Congress says NASA will need help to hunt city-destroying asteroids
Earth has the technology to deflect an asteroid, but scientists won't be able to use those methods without ample time to implement them.
Fri, Apr 12, 2013 at 01:45 PM
It is time for the private sector to aid in the search for potentially city-destroying asteroids and meteors, lawmakers said during a hearing on Wednesday, April 10.
The House Committee on Science, Space and Technology made the call while hearing from NASA scientists and private-sector asteroid hunters during a hearing entitled "Threats from Space," with both groups agreeing that something more needs to be done.
"Detecting asteroids should not be the primary mission of NASA," Rep. Lamar Smith (R-Texas), chairman of the House Committee on Science, Space and Technology, said at the hearing. "No doubt the private sector will play an important role as well. We must better recognize what the private sector can do to aid our efforts to protect the world." [Meteor Streaks over Russia, Explodes (Photos)]
The meeting Wednesday was the second of three aimed at understanding the threat to Earth posed by asteroids in space. The first hearing took place in late March, and addressed the ways governmental entities, like NASA and the Air Force, are mitigating the risks posed by close-flying space rocks. The meetings were scheduled in response to a surprise meteor explosion over Russia and the close flyby of asteroid 2012 DA14 — both of which occurred on Feb. 15.
Astronomers have mapped the orbits of more than 90 percent of the potentially world-ending asteroids in close proximity to the Earth; however, tracking anything smaller than 0.6 miles (1 kilometer) in diameter is more difficult, said Ed Lu, the CEO of the B612 Foundation, a nonprofit organization in the early stages of building a near-Earth-object-hunting space telescope scheduled for launch in 2018.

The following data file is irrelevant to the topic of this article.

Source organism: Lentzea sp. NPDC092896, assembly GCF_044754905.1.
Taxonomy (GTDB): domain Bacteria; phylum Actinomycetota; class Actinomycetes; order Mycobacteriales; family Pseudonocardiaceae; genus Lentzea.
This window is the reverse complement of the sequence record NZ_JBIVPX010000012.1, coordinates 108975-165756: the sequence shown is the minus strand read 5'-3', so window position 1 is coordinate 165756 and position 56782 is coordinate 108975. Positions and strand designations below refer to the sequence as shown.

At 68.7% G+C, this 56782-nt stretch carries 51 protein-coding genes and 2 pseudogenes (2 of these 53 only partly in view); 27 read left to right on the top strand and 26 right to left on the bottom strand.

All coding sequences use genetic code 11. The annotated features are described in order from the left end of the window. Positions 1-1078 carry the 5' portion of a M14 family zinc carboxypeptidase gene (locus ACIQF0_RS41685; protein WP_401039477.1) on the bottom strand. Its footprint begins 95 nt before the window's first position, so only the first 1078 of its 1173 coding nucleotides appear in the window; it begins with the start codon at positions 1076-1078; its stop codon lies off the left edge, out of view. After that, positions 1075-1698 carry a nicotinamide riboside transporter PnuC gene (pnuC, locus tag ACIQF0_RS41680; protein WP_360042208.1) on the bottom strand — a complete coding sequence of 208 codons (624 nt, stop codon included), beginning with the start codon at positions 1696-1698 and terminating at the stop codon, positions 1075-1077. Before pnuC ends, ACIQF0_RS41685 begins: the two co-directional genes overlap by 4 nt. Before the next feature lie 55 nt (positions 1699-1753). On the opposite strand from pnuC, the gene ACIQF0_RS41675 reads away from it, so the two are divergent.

"NASA has not even come close to finding and tracking the 1 million smaller asteroids that might only just wipe out a city, or perhaps collapse the world economy if they hit in the wrong place," Lu said at the hearing.
B612's space telescope, dubbed Sentinel, will be built to aid in the search for smaller asteroids near Earth. Less than 10 percent of asteroids measuring around 459 feet (140 meters) in diameter have been found, while only 1 percent of all asteroids measuring around 131 feet (40 meters) — or "city killer" range — have been tracked, Lu said.
These city-destroying asteroids are notoriously difficult to track with the ground-based methods used by NASA today because the space rocks are relatively small and dark, said Don Yeomans, the head of NASA's Near-Earth Object Program.
"A dramatic increase in near-Earth asteroid-discovery efficiencies is achievable using space-based infrared telescopes," Yeomans said at the hearing.
Searching for space rocks in infrared light — as the $240 million Sentinel is expected to do — could allow astronomers to find a larger number of smaller objects that are too dark to be seen in visible light, Yeomans said.
A space-based asteroid hunter is also helpful because it can seek out space rocks at all hours of the day, as opposed to just at night, Yeomans added.
All of these hunting efforts should be put in place to find near-Earth objects well before they could hit the Earth, the panelists said.
At the moment, we have the technology to deflect an asteroid, but scientists won't be able to use those methods without ample time to implement them, Michael A'Hearn, an astronomer working with the National Research Council, said at the hearing.
But first, the asteroids have to be found, Lu said.
"You can't deflect an asteroid that you haven't yet tracked," Lu said. "Our technology is useless against something we haven't yet found."
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